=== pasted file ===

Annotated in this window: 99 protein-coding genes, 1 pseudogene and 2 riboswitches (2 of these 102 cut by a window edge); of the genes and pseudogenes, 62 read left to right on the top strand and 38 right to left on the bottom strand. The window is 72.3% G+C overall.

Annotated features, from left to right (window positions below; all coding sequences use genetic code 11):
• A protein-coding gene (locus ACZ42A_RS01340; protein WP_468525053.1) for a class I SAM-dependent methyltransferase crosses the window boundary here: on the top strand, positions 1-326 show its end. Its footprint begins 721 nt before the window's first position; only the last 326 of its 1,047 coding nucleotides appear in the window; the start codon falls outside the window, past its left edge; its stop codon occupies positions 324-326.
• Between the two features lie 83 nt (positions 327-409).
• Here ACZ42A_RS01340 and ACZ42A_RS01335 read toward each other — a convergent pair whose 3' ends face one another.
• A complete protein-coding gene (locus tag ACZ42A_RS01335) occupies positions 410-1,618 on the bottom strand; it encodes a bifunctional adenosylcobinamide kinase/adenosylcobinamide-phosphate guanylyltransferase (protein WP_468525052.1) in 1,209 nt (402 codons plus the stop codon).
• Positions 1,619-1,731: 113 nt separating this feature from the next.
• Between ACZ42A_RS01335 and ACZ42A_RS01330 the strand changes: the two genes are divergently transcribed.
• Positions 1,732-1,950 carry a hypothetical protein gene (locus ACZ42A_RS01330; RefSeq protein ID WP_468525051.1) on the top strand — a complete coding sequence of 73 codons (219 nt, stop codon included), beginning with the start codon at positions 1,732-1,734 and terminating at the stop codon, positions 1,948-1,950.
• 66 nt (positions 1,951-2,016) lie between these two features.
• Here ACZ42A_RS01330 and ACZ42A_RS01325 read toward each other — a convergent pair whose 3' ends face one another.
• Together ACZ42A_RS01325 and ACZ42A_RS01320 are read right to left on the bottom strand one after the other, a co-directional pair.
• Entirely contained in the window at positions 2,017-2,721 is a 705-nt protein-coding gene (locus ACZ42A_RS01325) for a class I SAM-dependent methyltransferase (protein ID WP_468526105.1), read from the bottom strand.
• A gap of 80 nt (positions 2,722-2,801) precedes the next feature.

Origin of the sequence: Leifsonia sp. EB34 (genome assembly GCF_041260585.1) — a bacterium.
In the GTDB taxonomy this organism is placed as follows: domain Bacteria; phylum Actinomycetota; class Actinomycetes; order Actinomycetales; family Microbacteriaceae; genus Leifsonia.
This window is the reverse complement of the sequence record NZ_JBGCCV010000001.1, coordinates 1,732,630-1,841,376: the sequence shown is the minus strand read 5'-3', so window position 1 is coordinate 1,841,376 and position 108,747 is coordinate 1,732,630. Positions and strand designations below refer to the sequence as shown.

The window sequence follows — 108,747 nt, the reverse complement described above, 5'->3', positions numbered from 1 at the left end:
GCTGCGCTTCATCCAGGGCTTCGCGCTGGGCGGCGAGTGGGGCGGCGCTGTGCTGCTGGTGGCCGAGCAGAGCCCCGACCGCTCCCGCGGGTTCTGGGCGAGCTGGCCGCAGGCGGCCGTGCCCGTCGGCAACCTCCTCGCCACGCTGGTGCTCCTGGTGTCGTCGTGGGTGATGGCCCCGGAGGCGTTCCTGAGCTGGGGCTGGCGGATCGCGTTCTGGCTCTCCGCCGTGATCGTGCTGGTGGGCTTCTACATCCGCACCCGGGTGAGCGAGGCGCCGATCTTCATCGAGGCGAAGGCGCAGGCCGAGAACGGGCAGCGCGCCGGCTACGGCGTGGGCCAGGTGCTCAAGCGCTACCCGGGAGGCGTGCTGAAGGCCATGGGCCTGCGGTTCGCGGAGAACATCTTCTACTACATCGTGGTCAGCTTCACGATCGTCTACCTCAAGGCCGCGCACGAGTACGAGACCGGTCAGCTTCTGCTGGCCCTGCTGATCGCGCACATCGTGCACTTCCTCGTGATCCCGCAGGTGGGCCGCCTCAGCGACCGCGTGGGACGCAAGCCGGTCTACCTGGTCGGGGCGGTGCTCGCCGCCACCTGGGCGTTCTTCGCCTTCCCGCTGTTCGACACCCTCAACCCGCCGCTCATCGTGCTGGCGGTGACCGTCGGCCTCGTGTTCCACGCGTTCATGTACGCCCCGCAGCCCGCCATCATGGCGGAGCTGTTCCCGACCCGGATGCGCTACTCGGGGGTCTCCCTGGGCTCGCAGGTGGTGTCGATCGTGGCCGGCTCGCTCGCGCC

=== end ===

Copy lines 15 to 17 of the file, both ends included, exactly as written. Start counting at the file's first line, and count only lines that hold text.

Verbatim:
Origin of the sequence: Leifsonia sp. EB34 (genome assembly GCF_041260585.1) — a bacterium.
In the GTDB taxonomy this organism is placed as follows: domain Bacteria; phylum Actinomycetota; class Actinomycetes; order Actinomycetales; family Microbacteriaceae; genus Leifsonia.
This window is the reverse complement of the sequence record NZ_JBGCCV010000001.1, coordinates 1,732,630-1,841,376: the sequence shown is the minus strand read 5'-3', so window position 1 is coordinate 1,841,376 and position 108,747 is coordinate 1,732,630. Positions and strand designations below refer to the sequence as shown.